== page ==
Wine has long been a part of Georgian history, with evidence of winemaking in the country as far back as 6000 BC, making it one of the oldest wine regions in the world. With around 500 native grape varietals grown in Georgia, wine is produced across the whole country.
Georgian White Wine
Grapes grown in Georgia can typically be found at the foothills of the impressive Caucasus Mountains. The higher altitude, yet shaded and cooler location, makes for grapes which boast higher levels of acidity and floral aromas, with lower alcohol levels. These conditions make for very aromatic wines.
While there are many grape varieties, Rkatsiteli, Mtsvane and Tsolikouri are some of the most popular white wine varietals. Rkatsiteli is the primary grape used for producing crisp white wine in Georgia and creates wines similar to Pinot Grigio. It has fairly subtle characteristics, meaning that it is often blended together with other grapes.
There are six types of Mtsvane grapes grown in Georgia, and each are named after the main area in which they are grown. One of the best-known is the Mtsvane Kakhuri, which presents floral, fresh and fruity notes. With Mtsvane meaning ‘green’ in Georgian, many wines made using these grapes will feature a green tinge. In western Georgia, the Tsolikouri grape can be found growing, and it produces crisp and fresh tasting wines with fruity notes, such as apples and pears.
Georgian Red Wine
Away from the mountainous areas, at lower altitudes and warmer temperatures, the climate is better suited to the growing of grapes for red wine. The most popular native grape used in Georgian wine is the Saperavi, which can be used to make a diverse range of wine types. Meaning ‘place of colour’, wines produced using the Saperavi grape often present an incredible colour. From fruity, semi-sweet wines to oak-aged, complex, dry wines, the Saperavi grape is filled with potential and is used for a wide range of different wines. At its best, Saperavi offers a rich texture with notes of dark fruit.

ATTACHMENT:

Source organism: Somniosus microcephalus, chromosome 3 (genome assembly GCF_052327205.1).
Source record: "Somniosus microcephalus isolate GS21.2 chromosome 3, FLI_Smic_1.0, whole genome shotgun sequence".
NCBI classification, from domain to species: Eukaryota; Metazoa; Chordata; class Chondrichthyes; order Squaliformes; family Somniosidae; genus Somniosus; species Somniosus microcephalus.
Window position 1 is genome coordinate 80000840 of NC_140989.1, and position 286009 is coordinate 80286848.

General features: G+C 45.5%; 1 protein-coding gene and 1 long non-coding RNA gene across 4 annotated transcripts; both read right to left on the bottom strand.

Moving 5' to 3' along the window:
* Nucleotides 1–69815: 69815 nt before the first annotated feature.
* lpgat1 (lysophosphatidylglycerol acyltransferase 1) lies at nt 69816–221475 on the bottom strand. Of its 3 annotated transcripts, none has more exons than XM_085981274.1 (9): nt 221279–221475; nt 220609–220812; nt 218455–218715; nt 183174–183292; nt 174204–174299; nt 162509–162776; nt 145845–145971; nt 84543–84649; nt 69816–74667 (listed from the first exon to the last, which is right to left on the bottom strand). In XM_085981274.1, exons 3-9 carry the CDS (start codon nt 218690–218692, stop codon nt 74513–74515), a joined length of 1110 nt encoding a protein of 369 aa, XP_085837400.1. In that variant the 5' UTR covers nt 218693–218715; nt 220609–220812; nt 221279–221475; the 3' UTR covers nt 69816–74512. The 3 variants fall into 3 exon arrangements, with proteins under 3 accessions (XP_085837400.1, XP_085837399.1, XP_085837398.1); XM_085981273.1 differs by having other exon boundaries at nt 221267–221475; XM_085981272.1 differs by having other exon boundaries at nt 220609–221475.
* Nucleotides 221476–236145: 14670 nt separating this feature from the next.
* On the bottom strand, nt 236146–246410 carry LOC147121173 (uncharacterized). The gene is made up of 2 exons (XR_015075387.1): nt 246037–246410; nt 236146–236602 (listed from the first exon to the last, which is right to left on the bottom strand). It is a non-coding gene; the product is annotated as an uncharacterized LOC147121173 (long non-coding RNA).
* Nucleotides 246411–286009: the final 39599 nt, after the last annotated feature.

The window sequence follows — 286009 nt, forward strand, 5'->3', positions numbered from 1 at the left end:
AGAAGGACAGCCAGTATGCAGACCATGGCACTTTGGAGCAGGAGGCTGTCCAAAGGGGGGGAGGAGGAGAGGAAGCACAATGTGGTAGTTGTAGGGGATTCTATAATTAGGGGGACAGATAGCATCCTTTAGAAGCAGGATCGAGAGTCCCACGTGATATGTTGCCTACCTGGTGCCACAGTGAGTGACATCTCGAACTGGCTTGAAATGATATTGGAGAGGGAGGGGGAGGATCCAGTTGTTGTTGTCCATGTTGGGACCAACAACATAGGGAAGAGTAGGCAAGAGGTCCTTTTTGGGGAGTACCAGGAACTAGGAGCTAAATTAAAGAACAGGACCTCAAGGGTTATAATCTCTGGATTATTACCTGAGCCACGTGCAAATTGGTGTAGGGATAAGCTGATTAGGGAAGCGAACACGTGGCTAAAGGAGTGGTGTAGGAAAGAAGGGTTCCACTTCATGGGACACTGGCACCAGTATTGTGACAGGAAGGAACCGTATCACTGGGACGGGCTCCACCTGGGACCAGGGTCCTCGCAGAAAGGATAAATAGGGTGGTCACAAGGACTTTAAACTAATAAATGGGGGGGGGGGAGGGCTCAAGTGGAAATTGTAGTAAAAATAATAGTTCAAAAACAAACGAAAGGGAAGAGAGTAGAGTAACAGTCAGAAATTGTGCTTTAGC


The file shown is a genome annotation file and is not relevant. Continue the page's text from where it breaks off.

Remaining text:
Georgian Amber Wines
Amber wines are a Georgian speciality and are best described as having a flavour like white wine, but the body, structure and tannins of a red. Thought to have originated in Georgia, amber wine is a skin-contact wine, made using white grapes rather than red grapes. While you would typically remove the skin of a white wine grape before producing white wine, these skins are not removed for amber wine, and are instead left to soak in with the grape juice for at least a few days, if not a few months! These skins add the golden tint to the wine, as well as the additional tannins, which give the wine the same texture as a red wine.
Image Credit: А.Мухранов
Wine Producing Techniques
While modern winemaking techniques can be employed in Georgia, Georgian wine is famous for its traditional techniques, which sees the wine made in qvevri, which are egg-shaped clay jars. These clay containers are buried under the earth, allowing the natural aeration and temperature changes below the ground aiding the maturation process for the wine. Qvevri are essential for the production of amber wines.
Hopefully, after a few glasses of Georgian wine, you will finally be able to pronounce the names of some of their grapes and wines! If you are looking to expand your wine collection to include wines from all around the world, then why not invest in a wine storage cabinet to ensure that each bottle is safely stored?!